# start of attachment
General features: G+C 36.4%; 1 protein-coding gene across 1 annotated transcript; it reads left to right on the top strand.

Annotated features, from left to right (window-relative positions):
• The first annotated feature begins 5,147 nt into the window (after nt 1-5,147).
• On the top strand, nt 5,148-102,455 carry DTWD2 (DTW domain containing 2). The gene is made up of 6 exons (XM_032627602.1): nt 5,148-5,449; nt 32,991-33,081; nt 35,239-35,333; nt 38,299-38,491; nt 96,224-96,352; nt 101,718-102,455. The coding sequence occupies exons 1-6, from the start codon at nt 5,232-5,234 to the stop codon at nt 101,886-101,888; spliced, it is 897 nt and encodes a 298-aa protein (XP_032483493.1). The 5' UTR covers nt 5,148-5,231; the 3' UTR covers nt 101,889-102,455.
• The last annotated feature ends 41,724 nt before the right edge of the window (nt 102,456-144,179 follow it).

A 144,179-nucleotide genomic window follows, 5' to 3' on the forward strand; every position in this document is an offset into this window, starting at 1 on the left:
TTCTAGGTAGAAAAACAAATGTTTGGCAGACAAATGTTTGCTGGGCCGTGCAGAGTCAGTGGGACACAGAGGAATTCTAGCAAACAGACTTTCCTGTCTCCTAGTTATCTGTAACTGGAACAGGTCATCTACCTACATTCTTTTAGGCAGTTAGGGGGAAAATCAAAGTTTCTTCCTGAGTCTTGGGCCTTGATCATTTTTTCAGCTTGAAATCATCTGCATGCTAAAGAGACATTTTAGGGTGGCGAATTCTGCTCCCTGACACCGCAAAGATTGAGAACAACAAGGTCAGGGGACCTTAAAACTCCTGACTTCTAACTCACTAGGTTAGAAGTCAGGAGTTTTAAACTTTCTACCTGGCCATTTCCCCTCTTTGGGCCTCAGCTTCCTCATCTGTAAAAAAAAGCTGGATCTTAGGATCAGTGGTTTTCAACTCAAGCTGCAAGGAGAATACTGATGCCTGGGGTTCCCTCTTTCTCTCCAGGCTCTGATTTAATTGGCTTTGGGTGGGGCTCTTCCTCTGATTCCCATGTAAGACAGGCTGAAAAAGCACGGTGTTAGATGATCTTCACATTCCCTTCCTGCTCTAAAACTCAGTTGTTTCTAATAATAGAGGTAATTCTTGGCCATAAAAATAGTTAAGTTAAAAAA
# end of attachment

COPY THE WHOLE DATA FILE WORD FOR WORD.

General features: G+C 36.4%; 1 protein-coding gene across 1 annotated transcript; it reads left to right on the top strand.

Annotated features, from left to right (window-relative positions):
• The first annotated feature begins 5,147 nt into the window (after nt 1-5,147).
• On the top strand, nt 5,148-102,455 carry DTWD2 (DTW domain containing 2). The gene is made up of 6 exons (XM_032627602.1): nt 5,148-5,449; nt 32,991-33,081; nt 35,239-35,333; nt 38,299-38,491; nt 96,224-96,352; nt 101,718-102,455. The coding sequence occupies exons 1-6, from the start codon at nt 5,232-5,234 to the stop codon at nt 101,886-101,888; spliced, it is 897 nt and encodes a 298-aa protein (XP_032483493.1). The 5' UTR covers nt 5,148-5,231; the 3' UTR covers nt 101,889-102,455.
• The last annotated feature ends 41,724 nt before the right edge of the window (nt 102,456-144,179 follow it).

A 144,179-nucleotide genomic window follows, 5' to 3' on the forward strand; every position in this document is an offset into this window, starting at 1 on the left:
TTCTAGGTAGAAAAACAAATGTTTGGCAGACAAATGTTTGCTGGGCCGTGCAGAGTCAGTGGGACACAGAGGAATTCTAGCAAACAGACTTTCCTGTCTCCTAGTTATCTGTAACTGGAACAGGTCATCTACCTACATTCTTTTAGGCAGTTAGGGGGAAAATCAAAGTTTCTTCCTGAGTCTTGGGCCTTGATCATTTTTTCAGCTTGAAATCATCTGCATGCTAAAGAGACATTTTAGGGTGGCGAATTCTGCTCCCTGACACCGCAAAGATTGAGAACAACAAGGTCAGGGGACCTTAAAACTCCTGACTTCTAACTCACTAGGTTAGAAGTCAGGAGTTTTAAACTTTCTACCTGGCCATTTCCCCTCTTTGGGCCTCAGCTTCCTCATCTGTAAAAAAAAGCTGGATCTTAGGATCAGTGGTTTTCAACTCAAGCTGCAAGGAGAATACTGATGCCTGGGGTTCCCTCTTTCTCTCCAGGCTCTGATTTAATTGGCTTTGGGTGGGGCTCTTCCTCTGATTCCCATGTAAGACAGGCTGAAAAAGCACGGTGTTAGATGATCTTCACATTCCCTTCCTGCTCTAAAACTCAGTTGTTTCTAATAATAGAGGTAATTCTTGGCCATAAAAATAGTTAAGTTAAAAAA